Trimming Multi-Line Text in CSS

Trimming lines of text in CSS has always been an issue in web development. Up until a few years ago, trimming lines could only be done by server-side languages or with JavaScript because CSS didn’t have a text trimming feature.

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One-Line Trimming

In 2007 the first support for trimming with CSS came to Internet Explorer 7 (in that period IE was the major browser), with the text-overflow: ellipsis; property. This property enabled the trimming of one line of text, making it a small improvement in the matter of trimming text on the web.

CodePen Trimming One Line with CSS

h1{
text-overflow: ellipsis;
white-space: nowrap;
overflow: hidden;
}
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text-overflow: ellipsis; result

Multi-Line Trimming with the First Version of the Flexbox Module

In 2012, with the first implementation of CSS Flexbox in Chrome, came the first support of multi-line trimming of text. It looked promising, and we web developers thought that this was the beginning of the end of needing server-side or JavaScript manipulations for trimming multi-line paragraphs.

.line-clamp {   
display: -webkit-box;
-webkit-line-clamp: 3;
-webkit-box-orient: vertical;
overflow: hidden;
}

But the joy was short lived. The CSS Flexbox module was updated twice more, after which there weren’t any traces left of the multi-line feature that was introduced with the first implementation of CSS Flexbox.

For many developers - like me - who were using this feature, which was supported only by an old unofficial CSS Module, these updates felt like they were the death of the multi-line trimming feature.

A history of CSS flexbox versions:

display: box; /* old syntax from 2009 */
display: flexbox; /* unofficial syntax from 2011 */
display: flex; /* official 2013 syntax*/

Line-Clamp Comes Back From the Dead

In July 2015, the Edge browser decided to support the line-clamp feature using the -webkit prefix, as was the syntax in the old CSS Flexbox module. It was very unusual that a Microsoft browser was using the the -webkit prefix, which is normally used only for Webkit browsers such as Chrome/Safari and Opera.

In July 2019, it happened again! This time it was the Firefox browser who decided to support this feature. Here too, in the same unusual manner of
IE, Firefox used the old Flexbox module and the -webkit prefix.

These two main browsers, with two different browser engines — Mozilla's Moz & Microsoft’s Edge, decided to use an old feature from an Webkit browser.

Desperate times call for desperate means, and since using the–webkit prefix was the closest to the official way to support this feature — they made this dramatic decision.

The fact that such primary browsers as Firefox & Edge started supporting the unofficial line-clamp feature, meant that this feature was here to stay.

Using line-clamp is very simple:

  1. Define the old CSS Flexbox property display: -webkit-box; on a text container.
  2. Define the number of lines of text to be displayed. Do so by using the
    -webkit-line-clamp: 3; property.
  3. Add the old flex-direction property from the old flexbox,
    -webkit-box-orient: vertical;.
  4. Define the element with the overflow: hidden; property.
.content p{   
display: -webkit-box;
-webkit-line-clamp: 3;
-webkit-box-orient: vertical;
overflow: hidden;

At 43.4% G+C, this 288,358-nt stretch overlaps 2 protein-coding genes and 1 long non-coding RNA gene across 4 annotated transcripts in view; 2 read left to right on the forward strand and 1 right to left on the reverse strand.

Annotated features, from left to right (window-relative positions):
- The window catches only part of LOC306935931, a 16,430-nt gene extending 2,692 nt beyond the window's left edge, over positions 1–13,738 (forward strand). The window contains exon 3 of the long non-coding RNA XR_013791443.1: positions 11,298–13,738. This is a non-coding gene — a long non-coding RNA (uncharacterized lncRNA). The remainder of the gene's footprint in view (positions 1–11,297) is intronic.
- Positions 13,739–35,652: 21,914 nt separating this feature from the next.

}
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Line-clamp result

CodePen Live Example of Line-Clamp

Combining the Old and New Methods Using a Sass Mixin

Now we have two ways of trimming text via CSS: the Ellipsis method for only one-line of text, and the line-clamp property for multi-line text trimming.

I prefer the old way — using the ellipsis — whenever possible, because it’s closest to the official way in CSS.

In light of that, I created a @mixin which targets both one-line trimming and multi-line trimming by accepting an optional parameter of an integer.

If the mixin gets passed a number, it will use the multi-line clamp method. If it doesn’t receive any parameter, it will use the one-line trim with the ellipsis method. It’s an overloading function.

@mixin trim($numLines: null){
@if $numLines != null {
display:-webkit-box;
-webkit-line-clamp:$numLines;
-webkit-box-orient:vertical;
overflow:hidden;
}
@else{
text-overflow:ellipsis;
white-space:nowrap;
overflow:hidden;
display:block;
}
}

We can use this mixin, in two different ways:

.foo{ 
@include trim; /*will use the ellipsis = else result*/
}
.bar{
@include trim(3); /*will use the line-clamp = if result*/
}

CodePen Full Sass Mixin Example

An Example Result for the .foo & .bar classes:

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Browser Support for Line-Clamp

Browser support is very wide, reaching almost 95% of the browsers in the world. If line-clamp doesn’t work in the browser, it just won’t trim the text. This fallback is good enough for non-supporting browsers.

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Unfortunately, line-clamp doesn’t work when the direction: rtl;. I assume it’s because line-clamp is an unofficial feature that wasn’t fully tested. Therefore, if you need to support Semitic languages, this solution won’t work for you.

Final Words

That’s all.
I hope you’ve enjoyed this article, and that now you better understand the methods of trimming text using CSS.
If you enjoyed this post, I would appreciate applause and sharing :-)

You can follow me via Twitter and LinkedIn.

More of my CSS posts:
Complete Guide to Responsive Images!
The New Responsive Design Evolution

Who Am I?
I am Elad Shechter, a Web Developer specializing in CSS & HTML design and architecture. I work at Investing.com.

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You Can find me in my Facebook groups:
CSS Masters
CSS Masters Israel

CSS & HTML Expert

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